Yana Maksimochkina – Publicist
LID book – The Strengths Book by Sally Bibb.
This book showed me another perspective that you should actually capitalize on your inner strengths and focus on nurturing and developing them to lead a happier and more content life rather than trying to be someone that you’re not and getting better at something that isn’t meant for you. It’s an empowering, well-structured and uplifting book. I also liked that it’s full of exercises to help you improve your self-awareness and leads you through the process of discovering your own strengths.
Non-LID book – Walk Through Walls by Marina Abramovich.
It’s a fascinating story of her bumpy but adventurous life and work as an extraordinary performance artist. Ever since I attended one of her performance back in 2014 at the Serpentine Gallery, I’ve been intrigued by her strong personality and impressed by the power of her will. I felt her charisma and presence on every page of the book and followed with great interest her spiritual search for another state of consciousness that could have been achieved through deprivation, pain,and sacrifices. She’s a living example who truly pushes the boundaries of human endurance and performance art.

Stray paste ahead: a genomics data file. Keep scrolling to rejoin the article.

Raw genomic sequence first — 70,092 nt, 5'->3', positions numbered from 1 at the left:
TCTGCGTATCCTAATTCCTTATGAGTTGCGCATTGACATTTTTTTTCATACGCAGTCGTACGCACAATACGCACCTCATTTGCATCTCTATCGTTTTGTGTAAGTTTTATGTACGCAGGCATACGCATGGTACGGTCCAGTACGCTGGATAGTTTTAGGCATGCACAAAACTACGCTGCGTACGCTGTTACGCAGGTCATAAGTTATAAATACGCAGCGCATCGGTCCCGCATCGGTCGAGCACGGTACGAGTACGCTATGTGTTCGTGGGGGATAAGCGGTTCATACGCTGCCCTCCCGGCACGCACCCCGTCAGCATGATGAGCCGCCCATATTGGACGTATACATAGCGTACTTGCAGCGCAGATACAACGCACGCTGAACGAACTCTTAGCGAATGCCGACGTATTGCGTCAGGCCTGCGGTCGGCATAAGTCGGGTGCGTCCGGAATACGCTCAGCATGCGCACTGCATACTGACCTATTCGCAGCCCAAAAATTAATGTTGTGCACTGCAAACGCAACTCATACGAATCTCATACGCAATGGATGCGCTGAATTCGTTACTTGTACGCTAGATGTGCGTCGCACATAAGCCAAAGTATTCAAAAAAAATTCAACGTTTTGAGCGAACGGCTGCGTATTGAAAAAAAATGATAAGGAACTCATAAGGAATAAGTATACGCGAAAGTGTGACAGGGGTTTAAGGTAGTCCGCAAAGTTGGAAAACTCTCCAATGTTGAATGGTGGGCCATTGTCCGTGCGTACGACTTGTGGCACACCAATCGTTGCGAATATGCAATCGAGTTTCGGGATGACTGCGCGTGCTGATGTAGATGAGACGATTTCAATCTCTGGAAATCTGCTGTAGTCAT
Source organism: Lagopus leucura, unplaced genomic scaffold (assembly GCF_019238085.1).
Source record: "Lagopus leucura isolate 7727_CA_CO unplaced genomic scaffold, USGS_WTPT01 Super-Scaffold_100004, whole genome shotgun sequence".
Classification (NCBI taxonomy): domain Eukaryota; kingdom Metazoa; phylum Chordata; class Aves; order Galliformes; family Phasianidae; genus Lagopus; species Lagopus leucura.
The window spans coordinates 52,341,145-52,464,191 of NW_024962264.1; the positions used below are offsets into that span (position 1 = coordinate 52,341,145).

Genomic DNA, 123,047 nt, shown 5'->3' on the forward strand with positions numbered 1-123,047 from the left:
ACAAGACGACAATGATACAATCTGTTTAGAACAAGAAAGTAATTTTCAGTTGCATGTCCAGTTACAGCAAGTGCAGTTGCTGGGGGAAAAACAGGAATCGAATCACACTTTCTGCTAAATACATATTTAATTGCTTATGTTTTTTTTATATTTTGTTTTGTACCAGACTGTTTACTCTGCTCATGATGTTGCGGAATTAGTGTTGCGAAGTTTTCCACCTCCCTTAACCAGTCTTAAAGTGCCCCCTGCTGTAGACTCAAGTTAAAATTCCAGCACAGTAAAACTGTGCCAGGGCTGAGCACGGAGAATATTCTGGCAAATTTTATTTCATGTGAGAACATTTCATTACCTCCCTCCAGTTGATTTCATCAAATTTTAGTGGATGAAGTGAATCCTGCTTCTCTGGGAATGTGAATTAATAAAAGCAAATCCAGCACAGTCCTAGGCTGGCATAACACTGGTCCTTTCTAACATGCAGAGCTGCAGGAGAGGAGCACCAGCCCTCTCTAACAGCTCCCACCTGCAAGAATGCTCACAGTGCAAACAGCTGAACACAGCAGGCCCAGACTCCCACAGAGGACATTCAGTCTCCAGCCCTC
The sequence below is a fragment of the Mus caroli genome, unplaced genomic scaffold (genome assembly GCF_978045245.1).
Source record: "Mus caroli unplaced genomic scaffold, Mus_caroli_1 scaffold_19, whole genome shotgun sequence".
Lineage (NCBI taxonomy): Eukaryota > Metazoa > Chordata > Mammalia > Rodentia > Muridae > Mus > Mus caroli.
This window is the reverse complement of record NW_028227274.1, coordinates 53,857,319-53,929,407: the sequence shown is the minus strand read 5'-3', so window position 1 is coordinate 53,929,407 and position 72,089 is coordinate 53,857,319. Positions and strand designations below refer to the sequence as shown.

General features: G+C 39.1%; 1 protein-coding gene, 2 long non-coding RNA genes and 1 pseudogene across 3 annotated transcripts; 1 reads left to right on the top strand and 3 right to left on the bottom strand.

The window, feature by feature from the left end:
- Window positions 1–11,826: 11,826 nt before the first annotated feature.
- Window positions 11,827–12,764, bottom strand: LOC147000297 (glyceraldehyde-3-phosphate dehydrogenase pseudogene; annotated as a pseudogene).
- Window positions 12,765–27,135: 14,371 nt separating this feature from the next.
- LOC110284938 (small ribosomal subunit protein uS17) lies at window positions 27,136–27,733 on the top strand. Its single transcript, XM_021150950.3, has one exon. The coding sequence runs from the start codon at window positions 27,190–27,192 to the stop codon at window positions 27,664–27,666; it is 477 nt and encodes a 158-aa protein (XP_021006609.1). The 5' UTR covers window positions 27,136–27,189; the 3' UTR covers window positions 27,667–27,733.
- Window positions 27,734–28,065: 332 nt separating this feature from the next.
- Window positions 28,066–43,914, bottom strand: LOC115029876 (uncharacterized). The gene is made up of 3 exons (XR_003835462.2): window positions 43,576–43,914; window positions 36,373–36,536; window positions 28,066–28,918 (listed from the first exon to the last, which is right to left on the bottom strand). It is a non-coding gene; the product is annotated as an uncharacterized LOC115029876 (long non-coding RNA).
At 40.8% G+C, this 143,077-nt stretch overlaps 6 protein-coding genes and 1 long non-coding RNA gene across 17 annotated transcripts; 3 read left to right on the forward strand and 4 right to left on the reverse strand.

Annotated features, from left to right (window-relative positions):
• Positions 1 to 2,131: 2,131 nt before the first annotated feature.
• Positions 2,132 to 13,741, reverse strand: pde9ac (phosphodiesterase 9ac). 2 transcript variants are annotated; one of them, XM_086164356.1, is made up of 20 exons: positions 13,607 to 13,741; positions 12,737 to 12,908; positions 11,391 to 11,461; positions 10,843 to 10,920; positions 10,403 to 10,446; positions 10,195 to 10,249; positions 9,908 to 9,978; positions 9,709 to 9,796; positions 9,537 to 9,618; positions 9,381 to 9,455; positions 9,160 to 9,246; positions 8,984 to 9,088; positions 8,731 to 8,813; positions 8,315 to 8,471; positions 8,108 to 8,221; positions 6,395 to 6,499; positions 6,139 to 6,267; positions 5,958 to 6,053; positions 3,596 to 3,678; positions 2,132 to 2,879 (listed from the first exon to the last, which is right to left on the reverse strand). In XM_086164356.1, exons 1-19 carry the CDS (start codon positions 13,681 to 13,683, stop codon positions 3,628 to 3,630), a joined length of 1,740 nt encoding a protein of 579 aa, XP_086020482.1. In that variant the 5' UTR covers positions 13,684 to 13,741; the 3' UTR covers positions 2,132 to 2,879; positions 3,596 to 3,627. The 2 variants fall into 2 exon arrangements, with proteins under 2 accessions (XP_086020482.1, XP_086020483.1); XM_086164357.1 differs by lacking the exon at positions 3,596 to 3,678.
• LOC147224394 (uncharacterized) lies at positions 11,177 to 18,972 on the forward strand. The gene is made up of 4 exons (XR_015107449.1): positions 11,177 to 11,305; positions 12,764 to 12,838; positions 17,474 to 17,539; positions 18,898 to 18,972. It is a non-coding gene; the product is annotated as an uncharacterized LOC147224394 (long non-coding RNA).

Liz Cooley – Assistant Editor
LID book – How Coca-Cola Took Over The World by Giles Lury.
This collection from Giles Lury showcases the art of short storytelling at its finest. Not only insightful for those who work in business, each story gives a glimpse into the lives of the people behind the brand that will resonate with readers the world over.
Non-LID book – Big Little Lies by Liane Moriarty.